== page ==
Archive - May 2019

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Small Pleasures
2
Sweet Dreams
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Milestones Matter
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The Power of Positivity and Reflection
5
Fresh Air

Small Pleasures

By: Dan Regan

It’s undoubtedly true, as we all know, that “the best things in life are free”—love, truth, beauty, honor, among them. Material things, however, do play a part in the quality and enjoyment of our lives. Our experience of the material world can contribute to a sense of satisfaction and hence of wellbeing. If you are among the many for whom this is true, I suggest that you freely indulge in small pleasures.

This message applies to people of all ages, but it is especially intended as a manifesto for older readers not enticed by calls to create a dramatic bucket list, go on a lavish cruise or round-the-world trip, or purchase a fancy automobile. I have no quarrel with those who are so compelled, but the advice about aging and retirement has overwhelmingly spoken to the true luxury-seekers among the older population. 

But what about those of us for whom joy and certainly contentment in advancing age is not found sitting in airport waiting lounges, scrambling to change planes? Or who don’t find ourselves in situations able to “get away,” perhaps because of responsibilities to kids, grandchildren, or parents? How do we find our retirement pleasure?

Of course, the “big” answer resides in deep relationships, meaningful activities, close community. But a partial – though no less compelling – response may reside in the more regular consumption of what I am calling “small pleasures.”

When you go to the supermarket, indulge a little. Purchase—and savor—that expensive chocolate instead of the cheaper variety. Or do the same with coffee. Or go to a bath and beauty store for high-quality soap. Such examples could be multiplied many times. Find your own favorite areas for occasionally foregoing your usual economy in favor of indulging in small pleasures.

The Jaguar that most of us will never own costs a little less than twice what our Toyota or Subaru does. So how do “small pleasures” compare to their more economical counterparts?

“Economy” Brand“Pleasure” Brand% Greater
Car$25,450 $44,800 76% 
Chocolate$1.99 $3.99100%
Coffee$4.35 $12.99 199%
Soap$1.65$7.99384%

As you can see, in percentage terms it’s actually more extravagant to purchase the “small pleasures.” Feel like a millionaire and enjoy all of them! You’ll still only be out a total of 25 bucks, as compared to $45,000.

So, indulge yourself a little, if you are able to do so. You deserve it.

Finally: Please remember that 68,000 Vermonters, 11.3 percent of the state’s population, live in poverty. At least 8,000 among them are Vermont senior citizens. For those below the poverty line, our neighbors among them, subsistence is the currently reachable goal, not—sadly—these small pleasures.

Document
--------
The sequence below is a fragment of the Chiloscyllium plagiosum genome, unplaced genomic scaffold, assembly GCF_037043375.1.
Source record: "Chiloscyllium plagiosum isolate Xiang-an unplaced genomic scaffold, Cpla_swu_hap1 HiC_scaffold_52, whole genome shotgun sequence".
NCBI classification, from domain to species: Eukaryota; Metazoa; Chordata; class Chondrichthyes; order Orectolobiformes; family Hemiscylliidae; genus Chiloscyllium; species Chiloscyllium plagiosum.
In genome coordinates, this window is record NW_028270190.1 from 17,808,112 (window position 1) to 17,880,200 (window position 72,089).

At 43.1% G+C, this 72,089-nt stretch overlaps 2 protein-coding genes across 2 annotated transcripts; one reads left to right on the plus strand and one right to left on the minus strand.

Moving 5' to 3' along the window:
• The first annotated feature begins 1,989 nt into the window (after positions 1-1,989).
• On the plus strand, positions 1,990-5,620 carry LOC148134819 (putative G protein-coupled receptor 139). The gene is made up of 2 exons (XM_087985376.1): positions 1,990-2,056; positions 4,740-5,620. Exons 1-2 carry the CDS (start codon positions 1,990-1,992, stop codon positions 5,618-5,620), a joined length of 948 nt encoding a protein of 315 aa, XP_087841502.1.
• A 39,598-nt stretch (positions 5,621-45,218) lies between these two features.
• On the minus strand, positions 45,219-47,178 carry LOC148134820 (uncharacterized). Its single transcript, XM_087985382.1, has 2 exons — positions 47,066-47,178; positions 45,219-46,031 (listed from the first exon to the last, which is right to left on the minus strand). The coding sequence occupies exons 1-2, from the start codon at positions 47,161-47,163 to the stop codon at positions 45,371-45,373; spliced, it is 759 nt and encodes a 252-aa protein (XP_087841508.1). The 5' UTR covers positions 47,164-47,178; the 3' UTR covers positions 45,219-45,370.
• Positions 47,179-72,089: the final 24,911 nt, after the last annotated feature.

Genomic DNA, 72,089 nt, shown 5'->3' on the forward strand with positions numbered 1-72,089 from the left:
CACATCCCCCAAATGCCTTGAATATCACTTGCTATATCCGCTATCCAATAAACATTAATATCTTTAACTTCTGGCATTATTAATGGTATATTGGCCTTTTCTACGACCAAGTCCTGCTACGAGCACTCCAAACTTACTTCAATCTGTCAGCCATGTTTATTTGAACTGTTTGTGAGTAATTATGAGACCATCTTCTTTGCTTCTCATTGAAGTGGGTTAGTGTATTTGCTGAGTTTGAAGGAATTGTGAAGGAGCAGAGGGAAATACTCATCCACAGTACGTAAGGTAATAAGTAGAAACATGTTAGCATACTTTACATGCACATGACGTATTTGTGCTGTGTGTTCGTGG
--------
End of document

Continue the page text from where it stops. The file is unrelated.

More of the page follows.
Dan Regan, a sociologist, is the former dean of academic affairs at Johnson State College and continues to work part-time for Northern Vermont University. He writes for a variety of publications about whatever interests him, including—recently—climate change, living with arthritis, the NFL players’ protests, and higher education.

Sweet Dreams

By: Julie Bomengen

While most of us have an intuitive drive and love for sleep, many of us don’t understand how a good night’s rest impacts our mental and emotional well-being. Today’s blog is going to unpack Sleep as a Pillar/Foundation for Mental Health. A compromised sleep-wake cycle alters brain activity and the neurochemicals that directly affect our mood and executive functioning (ie: working memory, cognitive flexibility, and self-control), and undermines the processes intended to restore our minds and bodies to a normal, healthy baseline. Protecting the quality and quantity of our sleep is one of the most critical interventions we can do to improve overall mental, emotional, and physical functioning.

Our sleep-wake cycle is controlled by the HPA (Hypothalamus, Pituitary, Adrenal) Axis which controls cortisol production on a 24-hour Circadian Rhythm.  When our sleep-wake cycle is rhythmic, cortisol drops at night to help us fall asleep and increases in the early morning hours to help us wake up. Acute or chronic stress, unresolved trauma, drug and alcohol use, pain, blood-sugar dysregulation (hypoglycemia), misuse of caffeine, illness, and hormone imbalances, among other things, can all impact the level of cortisol in the body, affect our sleep patterns, and exacerbate symptoms of or lead to depression, anxiety, PTSD, PMS, ADHD, dementia, and Bipolar disorder. Ongoing disruption of this essential psychological-biological rhythm reinforces mental distress and becomes a vicious cycle of symptoms that disrupt sleep patterns and sleep disturbances that often develop into mental health disorders.

Research has shown that sleep, and REM sleep or dream sleep, in particular, plays a major role in mood regulation and that increasing our time in REM sleep reduces depression. When we are sleeping, our Autonomic Nervous System (ANS) gets a chance to be in Parasympathetic Mode – time to put the brakes on and rest, digest, relax, restore, renew, detoxify, and integrate information and experiences from the day. All important reasons to safeguard sleep.

Our use of technology exerts a considerable impact on both the quality and quantity of our sleep. The blue-green wavelength that screens emit depresses melatonin, the sleep hormone that is released when the sun goes down. For this reason, blue light acts as a stimulant to the brain, making it hard to feel relaxed, settle down, and fall asleep. Easily accessed devices create an all-too-easy and convenient distraction for most people, often leading to a disconnect from real-time experiences and relationships, misuse of time, and a disruption of the circadian rhythm. Behavioral habits of checking and rechecking our devices can often set a negative or anxious tone for the day, and as stress hormones are released, feelings of anxiety increase. Often, even before people are getting out of their beds in the mornings, they are tired, stressed, and irritable from their dysregulated sleep. Beginning the day with a deficit is no fun for anyone!

Ways to protect and improve your sleep and mental and emotional wellbeing: